Stock Market Investing for Beginners: Understanding the Stock Market

In the previous article, for Stock Market Investing, I told you about how to make money with the Dividends, today I speak you of How to understand the Stock Market. For the accuracy, The techniques explained in this article are taken from the book of Stock Market Investing for Beginners: Essentials to Start Investing Successfully.

The first thing to ask is what is your goal in financial terms?

For example, get to 65 years with a capital that will allow you to live comfortable. This is an achievable goal, unlike many who believe the opposite. The secret, if we can say so, is in the compound interest.

Stock Market Investing for Beginners - Compound Interest
Stock Market Investing for Beginners – Compound Interest

As you can see in the table above, if you invest a certain capital, depending on which interest you chose, capital doubled over a number of years. This is because of the compound interest.

A brokerage account should give you the ability to access thousands of Stocks, Mutual Funds, ETFs and more at reasonable prices.

The ideal sum to pay would be $ 100,000, but if you do not have the opportunity to invest as much money, it’s fine with 10,000, 5,000 or worse than 1,000. Though the chances of diversifying your investment become more difficult with $ 1,000 but not impossible.

How many shares to buy in percent, on bonds?

Depending on your age, you must subtract your years to 110. For example, if you are 41, you must invest 69% in Stock and 31% in Bonds (110 – 41 = 69).

Now we come to the selection of equities, how do you select the right ones to buy?

The factors that you will have to look at in selecting the equities to buy are the Value, Growth, Profitability, News and the Comfort levels.

Before buying any equities, you have to keep an eye on the value of the company. Even though the stock price is rapidly dropping, it should not be bought if the price is too high. Before buying, in addition to the price of the equities, consider factors such as price/profit, price/sales, price/book value, and cash flow/operating cash flow. You don’t have to buy too expensive equities, not even buy discounts equities, where there is no chance that the stock will go up and there is no growth on the part of the company.

Any company can grow if there is a continuous investment, well-managed companies can keep their profit margins even if growing. When you buy a stock you should choose an equity stock, which has a viable or rising profitability.

We need to analyze the news of a company, whether good or bad. Because they can influence the equities before it is shown on the balance sheets.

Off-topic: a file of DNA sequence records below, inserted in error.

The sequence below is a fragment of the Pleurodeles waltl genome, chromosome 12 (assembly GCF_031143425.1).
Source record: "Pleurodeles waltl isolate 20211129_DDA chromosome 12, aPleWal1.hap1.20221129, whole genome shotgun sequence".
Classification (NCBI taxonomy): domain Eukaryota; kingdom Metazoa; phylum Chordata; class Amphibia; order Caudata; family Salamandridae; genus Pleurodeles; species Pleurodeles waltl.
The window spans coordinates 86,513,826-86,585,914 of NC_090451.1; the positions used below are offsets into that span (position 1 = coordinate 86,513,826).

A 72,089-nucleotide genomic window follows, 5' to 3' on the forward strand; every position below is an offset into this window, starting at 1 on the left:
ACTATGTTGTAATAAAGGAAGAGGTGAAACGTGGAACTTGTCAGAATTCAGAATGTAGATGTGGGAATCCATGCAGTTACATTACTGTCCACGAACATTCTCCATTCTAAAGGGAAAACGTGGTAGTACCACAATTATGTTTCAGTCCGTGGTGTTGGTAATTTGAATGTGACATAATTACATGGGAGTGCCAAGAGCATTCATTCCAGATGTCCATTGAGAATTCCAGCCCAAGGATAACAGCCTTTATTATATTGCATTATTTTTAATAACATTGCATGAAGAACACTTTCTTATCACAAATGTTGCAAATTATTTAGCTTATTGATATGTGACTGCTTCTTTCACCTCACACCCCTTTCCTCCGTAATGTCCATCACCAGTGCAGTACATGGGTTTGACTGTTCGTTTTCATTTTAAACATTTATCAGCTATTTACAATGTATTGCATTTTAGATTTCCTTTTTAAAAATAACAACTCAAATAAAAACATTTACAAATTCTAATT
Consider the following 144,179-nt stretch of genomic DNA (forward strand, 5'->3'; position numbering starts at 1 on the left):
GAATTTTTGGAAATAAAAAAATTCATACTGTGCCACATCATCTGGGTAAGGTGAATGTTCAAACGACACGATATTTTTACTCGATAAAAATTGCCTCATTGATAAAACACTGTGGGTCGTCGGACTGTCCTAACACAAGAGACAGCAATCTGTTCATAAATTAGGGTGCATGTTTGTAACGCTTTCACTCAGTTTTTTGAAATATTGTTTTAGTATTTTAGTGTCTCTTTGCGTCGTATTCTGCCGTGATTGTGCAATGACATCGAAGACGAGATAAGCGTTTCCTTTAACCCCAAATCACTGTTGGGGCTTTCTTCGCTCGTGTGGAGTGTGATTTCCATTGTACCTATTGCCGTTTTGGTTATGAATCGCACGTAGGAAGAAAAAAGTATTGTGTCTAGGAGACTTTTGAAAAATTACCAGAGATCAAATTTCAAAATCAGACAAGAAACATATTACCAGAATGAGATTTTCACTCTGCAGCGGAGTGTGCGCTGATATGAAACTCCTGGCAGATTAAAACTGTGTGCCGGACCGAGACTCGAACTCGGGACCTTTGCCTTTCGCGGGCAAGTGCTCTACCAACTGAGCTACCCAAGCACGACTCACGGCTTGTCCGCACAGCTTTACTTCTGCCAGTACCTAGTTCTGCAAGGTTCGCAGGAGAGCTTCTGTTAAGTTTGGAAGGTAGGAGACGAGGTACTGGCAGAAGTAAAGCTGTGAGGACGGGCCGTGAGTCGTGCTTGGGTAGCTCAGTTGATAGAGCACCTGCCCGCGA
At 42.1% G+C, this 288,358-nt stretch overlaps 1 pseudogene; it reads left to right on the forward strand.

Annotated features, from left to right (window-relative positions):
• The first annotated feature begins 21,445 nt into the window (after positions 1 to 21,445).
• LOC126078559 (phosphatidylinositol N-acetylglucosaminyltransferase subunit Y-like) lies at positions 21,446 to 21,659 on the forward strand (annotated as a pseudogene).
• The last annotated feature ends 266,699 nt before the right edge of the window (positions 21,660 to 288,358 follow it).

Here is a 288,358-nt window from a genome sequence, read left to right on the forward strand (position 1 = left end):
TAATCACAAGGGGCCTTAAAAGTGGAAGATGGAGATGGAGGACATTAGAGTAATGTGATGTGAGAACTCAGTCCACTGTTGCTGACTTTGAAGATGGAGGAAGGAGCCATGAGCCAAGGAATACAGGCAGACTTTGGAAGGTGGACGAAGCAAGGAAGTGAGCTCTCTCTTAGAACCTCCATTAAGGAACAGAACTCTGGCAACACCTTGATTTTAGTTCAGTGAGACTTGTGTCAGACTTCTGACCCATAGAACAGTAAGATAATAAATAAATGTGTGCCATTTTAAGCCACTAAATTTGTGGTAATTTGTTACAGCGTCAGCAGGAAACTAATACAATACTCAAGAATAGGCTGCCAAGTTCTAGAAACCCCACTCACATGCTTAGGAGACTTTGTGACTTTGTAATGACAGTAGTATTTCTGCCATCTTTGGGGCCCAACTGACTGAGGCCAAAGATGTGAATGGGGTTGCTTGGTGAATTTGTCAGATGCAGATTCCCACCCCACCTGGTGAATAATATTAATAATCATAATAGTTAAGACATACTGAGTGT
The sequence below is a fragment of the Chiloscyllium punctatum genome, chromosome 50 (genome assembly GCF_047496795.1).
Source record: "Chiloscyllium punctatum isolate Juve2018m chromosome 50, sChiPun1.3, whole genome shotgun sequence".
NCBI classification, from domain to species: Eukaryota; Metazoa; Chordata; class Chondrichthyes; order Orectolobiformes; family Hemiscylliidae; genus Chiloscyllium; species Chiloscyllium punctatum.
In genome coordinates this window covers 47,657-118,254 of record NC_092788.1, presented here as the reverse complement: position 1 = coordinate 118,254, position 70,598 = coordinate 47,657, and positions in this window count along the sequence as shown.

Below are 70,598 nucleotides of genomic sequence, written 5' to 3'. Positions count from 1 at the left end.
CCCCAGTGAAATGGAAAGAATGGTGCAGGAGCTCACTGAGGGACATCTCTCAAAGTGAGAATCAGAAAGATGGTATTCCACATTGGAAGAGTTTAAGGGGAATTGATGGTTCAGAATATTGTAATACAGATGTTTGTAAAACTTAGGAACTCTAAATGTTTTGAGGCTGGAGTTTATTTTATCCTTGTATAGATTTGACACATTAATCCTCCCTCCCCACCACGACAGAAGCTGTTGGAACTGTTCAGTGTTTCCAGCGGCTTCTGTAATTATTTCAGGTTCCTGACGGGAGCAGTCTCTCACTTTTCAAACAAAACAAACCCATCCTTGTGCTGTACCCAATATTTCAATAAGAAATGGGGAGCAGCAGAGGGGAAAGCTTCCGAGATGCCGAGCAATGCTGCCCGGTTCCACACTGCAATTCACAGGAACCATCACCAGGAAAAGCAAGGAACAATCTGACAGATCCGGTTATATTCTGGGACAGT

Don’t buy too volatile equities, even if they get a lot, as these equities can go down of much. It’s important to buy equities with which you can be comfortable.

Look for a newsletter service or financial service from an experienced investor. You don’t have to copy exactly what he does, but it will help you get an idea of how to choose the various equities to buy.

Many studies have shown that buying equity stocks with a low price/earning ratio over the rest of the market is a winning choice as these equity stocks tend to outperform.

So the first thing to do is calculate the P/E (price / earning ratio) of the action. How to do? Get the price of the current stock price, for example, Pfizer, at the time I write the price is 33.93. You must calculate your earnings per share by obtaining the net income of the share stock of the last four quarters, subtracting any dividends, and dividing it by the number of remaining shares. Then divide the current stock price for net income.

I explain to you a very simple method to do this calculation alone. Get the price of the current equities, in example 33.93, then search for Google or any other search engine for the title income you are interested in, in this case, Pfizer and add EPS (Earning Per Share). For example, if I enter Pfizer EPS, at the time I write, the net income value is 0.49.

Then 33.93 divided by 0.49 gives me 69.24, the P/E is 69. In this case, the P/E is not the best, as it is not low, but this with this example I showed you how to calculate the P/E Ratio.

When you have calculated the P/E ratio of a share stock, then you have to compare it with all the other major equity stocks in the same industry. For example, if you are analyzing Pfizer, you also need to analyze titles like Merck, Eli Lilly, and Bristol-Myers Squibb. This will help you understand if the stock is below the reference market price.

The second thing to do is calculate the P/S ratio (price/sales ratio), you have to divide the Market Capitalization for the sales per share. The formula is PSR = Market Cap/sales per share, for example, the XYZ company has a 500 M Market Cap and 600 M sales per share. PSR = 500/600 = 0.83 if the average P/S ratio is 1.2.  For companies in the same industry, then this title is underestimated.

Finally, you have to calculate the P/B ratio (Price / Book Ratio), you have to split the current closing price for the Book value. P/B = current closing price / Book value if for example the XYZ company the stock price is $ 20 and has a book value of $ 10 . P/B = 20/10 = 2

The P/B Ratio works well with traditional companies such as factories and warehouses.

Many of these data can be found at

There would be much to say about this topic, but for this article, I stop here. For those interested in learning more can read the book of Stock Market Investing for Beginners: Essentials to Start Investing Successfully.


Stock Market Investing Buy Now from Amazon
Stock Market Investing Buy Now from Amazon

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